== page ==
“Stop saying, ‘Oh God!’” Tarlov said. 

“I can’t believe you’re using this quality time to push a democratic agenda. Go ahead. I’ll be quiet. Go ahead. Keep talking. It’s ridiculous,” Terrell snapped.

“I’m sorry. Were you pregnant recently?” Tarlov stated.

“Every time I come on this show, I’m attacked,” Terrell mumbled.

Continue Reading

News Television

Kim Godwin: “Newscasts at Some Point Will Be Totally Streamed”

Godwin sat down with Recode host and Vox journalist Peter Kafka at the Collison Conference in Toronto.

Eduardo Razo

Published

on

ABC News president Kim Godwin has been in her position for more than a year and she recently sat down with Recode host and Vox journalist Peter Kafka at the Collison Conference in Toronto, where they discussed the future of news media. 

With streaming both on the audio and visual side, becoming more of a player for news and how they reach the younger audience, Godwin says that getting to the demographic is via a digital strategy. 

“The price of admission is that digital strategy. That push alert – getting to people early,” said Godwin, per TV Newser. “And then we have people who really are in tune with the way people are consuming news.”

“You really have to niche it out. You can’t put a TikTok on Facebook…. You have to approach it with a multi-faceted and multi-pronged approach and try to get there first.”

Furthermore, Godwin wants the network to lean on their brand on various platforms that are skewered to the young generation, like TikTok. 

“ABC News is a strong news brand in America. So we are leveraging that brand on TikTok. [ABC News foreign correspondent] Ian Pannell who is covering the war in Ukraine right from the frontlines,” Godwin said.

“In addition to the reports he’s sending back for World News Tonight and Good Morning America, he’s doing TikToks. And they’re interesting, different and customized for that audience. As journalists, we are looking at our coverage in a different way.”

Godwin was then asked how she plans to get the younger crowd to turn on ABC News, where they make their money, but she says news could be heading toward being streamed rather than having the more youth turn on ABC. 

“I think there is going to be a business for us there one day (on TikTok),” said Godwin. “That’s where all the bridges are leading. Everything is getting smaller on linear, but maybe the newscasts at some point will be totally streamed, like ABC News Live,” Godwin concluded.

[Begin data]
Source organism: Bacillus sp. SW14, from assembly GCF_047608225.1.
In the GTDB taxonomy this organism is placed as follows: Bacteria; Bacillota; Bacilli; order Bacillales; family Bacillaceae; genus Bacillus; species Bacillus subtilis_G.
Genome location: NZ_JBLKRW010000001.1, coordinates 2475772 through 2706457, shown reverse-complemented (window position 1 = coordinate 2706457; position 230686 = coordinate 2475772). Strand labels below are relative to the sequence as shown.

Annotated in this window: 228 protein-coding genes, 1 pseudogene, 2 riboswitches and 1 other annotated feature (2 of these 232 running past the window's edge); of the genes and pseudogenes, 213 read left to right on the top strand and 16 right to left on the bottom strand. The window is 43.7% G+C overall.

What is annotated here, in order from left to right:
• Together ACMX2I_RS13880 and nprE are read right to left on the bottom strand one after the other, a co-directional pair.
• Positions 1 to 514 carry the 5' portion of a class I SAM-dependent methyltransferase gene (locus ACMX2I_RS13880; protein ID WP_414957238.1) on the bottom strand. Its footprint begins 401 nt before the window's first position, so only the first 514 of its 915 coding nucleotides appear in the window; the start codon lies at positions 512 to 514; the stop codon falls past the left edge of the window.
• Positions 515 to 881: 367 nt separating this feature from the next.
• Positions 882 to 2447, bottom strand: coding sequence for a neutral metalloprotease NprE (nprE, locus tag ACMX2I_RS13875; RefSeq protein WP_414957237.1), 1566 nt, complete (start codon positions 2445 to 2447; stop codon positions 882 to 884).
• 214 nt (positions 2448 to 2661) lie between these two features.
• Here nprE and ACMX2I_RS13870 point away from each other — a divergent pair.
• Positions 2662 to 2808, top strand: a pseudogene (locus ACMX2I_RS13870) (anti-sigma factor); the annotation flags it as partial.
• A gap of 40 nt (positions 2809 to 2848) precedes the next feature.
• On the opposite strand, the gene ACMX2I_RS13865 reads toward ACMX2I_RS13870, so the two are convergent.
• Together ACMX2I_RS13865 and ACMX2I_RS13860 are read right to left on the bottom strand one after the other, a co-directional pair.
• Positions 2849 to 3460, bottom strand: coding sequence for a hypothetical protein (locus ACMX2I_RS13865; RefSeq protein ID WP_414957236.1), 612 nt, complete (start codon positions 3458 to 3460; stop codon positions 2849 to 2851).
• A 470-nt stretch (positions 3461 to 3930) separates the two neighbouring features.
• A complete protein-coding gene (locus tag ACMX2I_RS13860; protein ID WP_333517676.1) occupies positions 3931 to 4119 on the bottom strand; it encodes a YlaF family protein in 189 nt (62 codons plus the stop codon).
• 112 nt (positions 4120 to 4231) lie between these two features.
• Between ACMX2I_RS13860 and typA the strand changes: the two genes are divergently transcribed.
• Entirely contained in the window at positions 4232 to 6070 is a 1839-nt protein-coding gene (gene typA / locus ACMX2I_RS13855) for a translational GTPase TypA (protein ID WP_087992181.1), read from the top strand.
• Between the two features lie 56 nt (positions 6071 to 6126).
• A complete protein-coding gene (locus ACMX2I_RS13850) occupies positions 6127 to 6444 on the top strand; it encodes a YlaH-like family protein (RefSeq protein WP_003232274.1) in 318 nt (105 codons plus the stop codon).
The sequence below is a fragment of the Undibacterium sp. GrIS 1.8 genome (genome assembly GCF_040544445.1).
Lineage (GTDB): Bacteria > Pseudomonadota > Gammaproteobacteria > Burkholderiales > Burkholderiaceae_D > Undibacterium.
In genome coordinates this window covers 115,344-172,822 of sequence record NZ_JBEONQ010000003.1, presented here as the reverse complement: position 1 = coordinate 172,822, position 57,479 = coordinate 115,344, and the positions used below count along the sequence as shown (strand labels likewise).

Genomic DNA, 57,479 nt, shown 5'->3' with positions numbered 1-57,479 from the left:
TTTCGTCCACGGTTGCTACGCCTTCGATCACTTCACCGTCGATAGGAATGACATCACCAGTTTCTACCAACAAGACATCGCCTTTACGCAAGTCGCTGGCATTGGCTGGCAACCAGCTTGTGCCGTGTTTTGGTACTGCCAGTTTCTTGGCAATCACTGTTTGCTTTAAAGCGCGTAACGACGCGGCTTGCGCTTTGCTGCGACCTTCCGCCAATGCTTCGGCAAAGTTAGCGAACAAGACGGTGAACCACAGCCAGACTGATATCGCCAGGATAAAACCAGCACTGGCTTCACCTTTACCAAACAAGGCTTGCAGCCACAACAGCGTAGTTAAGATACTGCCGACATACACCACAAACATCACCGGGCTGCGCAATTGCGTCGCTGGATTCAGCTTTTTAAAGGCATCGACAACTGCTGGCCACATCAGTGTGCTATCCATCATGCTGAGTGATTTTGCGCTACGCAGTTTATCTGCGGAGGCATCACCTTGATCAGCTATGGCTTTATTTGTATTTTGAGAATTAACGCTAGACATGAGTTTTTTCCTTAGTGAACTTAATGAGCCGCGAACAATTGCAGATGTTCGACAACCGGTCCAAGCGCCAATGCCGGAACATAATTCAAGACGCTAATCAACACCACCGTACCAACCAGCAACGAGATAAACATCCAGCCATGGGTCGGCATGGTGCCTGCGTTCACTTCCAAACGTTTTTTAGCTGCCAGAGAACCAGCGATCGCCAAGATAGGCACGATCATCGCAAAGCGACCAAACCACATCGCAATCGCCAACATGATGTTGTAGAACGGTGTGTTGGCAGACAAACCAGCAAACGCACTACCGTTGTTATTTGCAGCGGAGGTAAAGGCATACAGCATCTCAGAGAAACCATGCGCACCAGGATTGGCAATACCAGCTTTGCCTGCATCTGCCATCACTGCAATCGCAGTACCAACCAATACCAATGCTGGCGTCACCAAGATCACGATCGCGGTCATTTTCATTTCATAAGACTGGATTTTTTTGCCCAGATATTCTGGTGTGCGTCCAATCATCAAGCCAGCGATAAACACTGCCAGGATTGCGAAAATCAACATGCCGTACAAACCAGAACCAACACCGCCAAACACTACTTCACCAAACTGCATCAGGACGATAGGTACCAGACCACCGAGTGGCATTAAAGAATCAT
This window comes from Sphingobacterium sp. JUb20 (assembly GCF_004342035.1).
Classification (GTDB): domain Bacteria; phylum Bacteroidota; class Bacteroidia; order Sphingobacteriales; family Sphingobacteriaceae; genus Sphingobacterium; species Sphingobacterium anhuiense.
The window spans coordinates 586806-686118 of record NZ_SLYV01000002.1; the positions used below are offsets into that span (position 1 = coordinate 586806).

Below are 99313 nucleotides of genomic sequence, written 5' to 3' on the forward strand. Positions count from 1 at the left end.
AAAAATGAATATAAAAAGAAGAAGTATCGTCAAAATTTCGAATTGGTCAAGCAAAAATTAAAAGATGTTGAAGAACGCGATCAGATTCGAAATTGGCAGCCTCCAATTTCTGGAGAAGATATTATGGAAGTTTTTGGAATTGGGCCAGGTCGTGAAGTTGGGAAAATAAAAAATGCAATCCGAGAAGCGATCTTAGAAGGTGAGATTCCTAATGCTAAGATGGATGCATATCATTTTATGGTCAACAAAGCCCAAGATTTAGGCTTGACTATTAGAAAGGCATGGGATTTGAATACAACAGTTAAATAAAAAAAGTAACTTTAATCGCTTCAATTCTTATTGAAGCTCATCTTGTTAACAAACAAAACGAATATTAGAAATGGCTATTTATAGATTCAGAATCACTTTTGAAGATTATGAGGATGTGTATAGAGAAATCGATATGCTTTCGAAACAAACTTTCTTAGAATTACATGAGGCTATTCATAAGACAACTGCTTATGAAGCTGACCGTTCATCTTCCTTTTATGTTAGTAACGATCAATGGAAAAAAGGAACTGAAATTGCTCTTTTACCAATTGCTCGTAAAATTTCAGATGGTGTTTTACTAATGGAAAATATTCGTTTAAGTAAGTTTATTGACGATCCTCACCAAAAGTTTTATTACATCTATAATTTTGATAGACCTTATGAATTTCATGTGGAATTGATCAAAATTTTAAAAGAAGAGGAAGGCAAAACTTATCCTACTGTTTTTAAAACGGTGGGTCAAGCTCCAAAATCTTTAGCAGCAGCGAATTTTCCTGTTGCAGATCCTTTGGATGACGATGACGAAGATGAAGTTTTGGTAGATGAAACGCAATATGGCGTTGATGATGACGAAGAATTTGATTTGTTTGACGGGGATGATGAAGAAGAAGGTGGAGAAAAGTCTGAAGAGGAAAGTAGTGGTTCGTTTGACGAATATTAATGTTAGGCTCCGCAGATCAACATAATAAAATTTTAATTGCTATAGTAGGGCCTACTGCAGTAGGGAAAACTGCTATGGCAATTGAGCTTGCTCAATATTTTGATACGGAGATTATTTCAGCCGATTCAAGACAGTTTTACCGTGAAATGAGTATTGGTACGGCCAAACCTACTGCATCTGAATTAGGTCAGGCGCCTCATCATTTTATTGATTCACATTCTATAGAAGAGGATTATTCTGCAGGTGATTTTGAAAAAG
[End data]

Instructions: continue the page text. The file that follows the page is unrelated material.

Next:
“Maybe that’s where World News Tonight and GMA will eventually be. I really think we are headed that way, all the numbers show that… Maybe they meet in the middle somewhere eventually.”

Continue Reading

News Television

Dan Abrams: Someone in Donald Trump’s Inner Circle Could See Charges

“For the first time, I think there’s a real possibility a member of Donald Trump’s inner circle could face criminal charges related to Jan. 6,” Abrams said on Thursday’s edition of “Dan Abrams Live.”

Eduardo Razo

Published

on

The hearings into the Jan. 6 attack on the U.S. Capitol remain ongoing, and following the raid on former Trump Department of Justice official Jeffrey Clark this week, anchor Dan Abrams has a bold belief. 

Abrams, the founder of Mediaite and anchor on NewsNation, considers that for the first time, someone from former President Donald Trump’s inner circle could see criminal charges.

“For the first time, I think there’s a real possibility a member of Donald Trump’s inner circle could face criminal charges related to Jan. 6,” Abrams said on Thursday’s edition of “Dan Abrams Live.”

“It’s generally seemed to me that the criminal inquiry into Trump and his inner circle in connection with Jan. 6 wasn’t going anywhere. I’m talking about what I actually think is happening, that’s all.”

Abrams stated the latest hearing and the Wednesday raid on Clark are what altered his view on whether anyone could end up seeing charges.

“What we learned today changed my analysis. That’s because federal investigators just raided the home of former trump department of justice lawyer Jeffrey Clark,” Abrams added. 

“He was the guy heading the justice department’s environmental division who Donald Trump tried to put in as acting attorney general could see was apparently the only one within the DOJ willing to support the effort to overturn the 2020 election.”

Finally, Abrams conveyed that the raid’s timing before the hearing could examine Clark’s role could lead to something significant when facing jail time.  

“To get authorization to raid his home now, the day before the Jan. 6 committee held a hearing examining Jeffrey Clark’s role in trying to overturn the election, suggest to me that they believe they suddenly could have something big,” Abrams concluded. 

Continue Reading
Advertisement
Advertisement

Trending

Copyright © 2021 Barrett Media.